A Dictionary of Greek and Roman Antiquities

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William Smith, Charles Anthon
Harper, 1843 - 1116 sider
 

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Side 170 - Ep. 75) alludes to a person who married in order to comply with the law. That which was caducum came, in the first place, to those among the heredes who had children ; and if the heredes had no children, it came among those of the legatees who had children. The law gave the jus accrescendi, that is, the right to the caducum as far as the third degree of consanguinity, both ascending and descending (Ulp.
Side 158 - ... lectured, as well as porticoes and vestibules for the idle, and libraries for the learned. They were decorated with the finest objects of art, both in painting and sculpture, covered with precious marbles, and adorned with fountains and shaded walks and plantations, like the groves of the Academy, and served at Rome all the purposes of a modern club.
Side 98 - ARISTOCRATIA. aries in its simplest state, and as it was borne and impelled by human hands, without other assistance. In an improved form, the ram was surrounded with iron bands, to which rings were attached for the purpose of suspending it by ropes or chains from a beam fixed transversely over it.
Side 91 - Psamatieus, and, consequently, erected six hundred years before our era ; nor can any one, who sees the style of its construction, for one moment doubt that the Egyptians had been long accustomed to the erection of stone vaults. It is highly probable that the small quantity of wood in Egypt, and the consequent expense of this kind of roofing, led to the invention of the arch. It was evidently used in their tombs as early as the commencement of the...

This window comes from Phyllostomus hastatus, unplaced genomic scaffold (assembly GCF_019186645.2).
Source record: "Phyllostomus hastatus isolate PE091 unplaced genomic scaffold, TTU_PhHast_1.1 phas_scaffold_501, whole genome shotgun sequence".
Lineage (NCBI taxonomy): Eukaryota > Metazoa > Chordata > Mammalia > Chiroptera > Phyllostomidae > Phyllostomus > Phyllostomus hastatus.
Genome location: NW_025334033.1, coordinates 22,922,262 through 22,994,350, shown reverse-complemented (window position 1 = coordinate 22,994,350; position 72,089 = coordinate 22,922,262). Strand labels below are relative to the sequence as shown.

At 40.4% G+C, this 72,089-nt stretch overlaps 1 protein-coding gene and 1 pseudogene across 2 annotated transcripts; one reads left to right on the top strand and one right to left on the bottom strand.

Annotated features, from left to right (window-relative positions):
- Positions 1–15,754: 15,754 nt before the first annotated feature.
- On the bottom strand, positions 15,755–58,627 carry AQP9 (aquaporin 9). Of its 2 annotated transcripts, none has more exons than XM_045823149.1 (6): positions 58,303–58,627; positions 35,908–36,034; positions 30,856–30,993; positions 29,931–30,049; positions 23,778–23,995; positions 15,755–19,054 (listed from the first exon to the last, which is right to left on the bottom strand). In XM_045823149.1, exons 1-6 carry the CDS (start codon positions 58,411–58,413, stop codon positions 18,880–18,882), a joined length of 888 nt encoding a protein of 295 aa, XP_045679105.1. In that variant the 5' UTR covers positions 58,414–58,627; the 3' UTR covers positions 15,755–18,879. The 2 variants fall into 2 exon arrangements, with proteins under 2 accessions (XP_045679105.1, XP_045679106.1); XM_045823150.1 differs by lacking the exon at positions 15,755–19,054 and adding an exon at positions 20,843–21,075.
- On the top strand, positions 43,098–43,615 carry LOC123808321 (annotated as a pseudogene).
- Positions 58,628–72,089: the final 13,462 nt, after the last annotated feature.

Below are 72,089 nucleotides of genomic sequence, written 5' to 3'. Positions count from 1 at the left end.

Side 10 - COVI'NUS (Celtic, kowain), a kind of car, the spokes of which were armed with long sickles, and which was used as a scythe-chariot chiefly by the ancient Belgians and Britons. The Romans designated, by the name of covinus, a kind of travelling carriage, which seems to have been covered on all sides with the exception of the front. It had no seat for a driver, but was conducted by the traveller himself, who sat inside.
Side 3 - Pliny recommends it, mixed with honey, to be rubbed over children's gums, in order to ease the pain of teething, and also for ulcers in the mouth.* The Romans, in general, seem to have used butter for anointing the bodies...
Side 16 - The criminal was next stripped of his clothes and nailed or bound to the cross. The latter was the more painful method, as the sufferer was left to die of hunger. Instances are recorded of persons who survived nine days.
Side 91 - There is reason to believe that some of the chambers in the pavilion of Remeses III., at Medeenet Haboo, were arched with stone, since the devices on the upper part of their walls show that the fallen roofs had this form. At...

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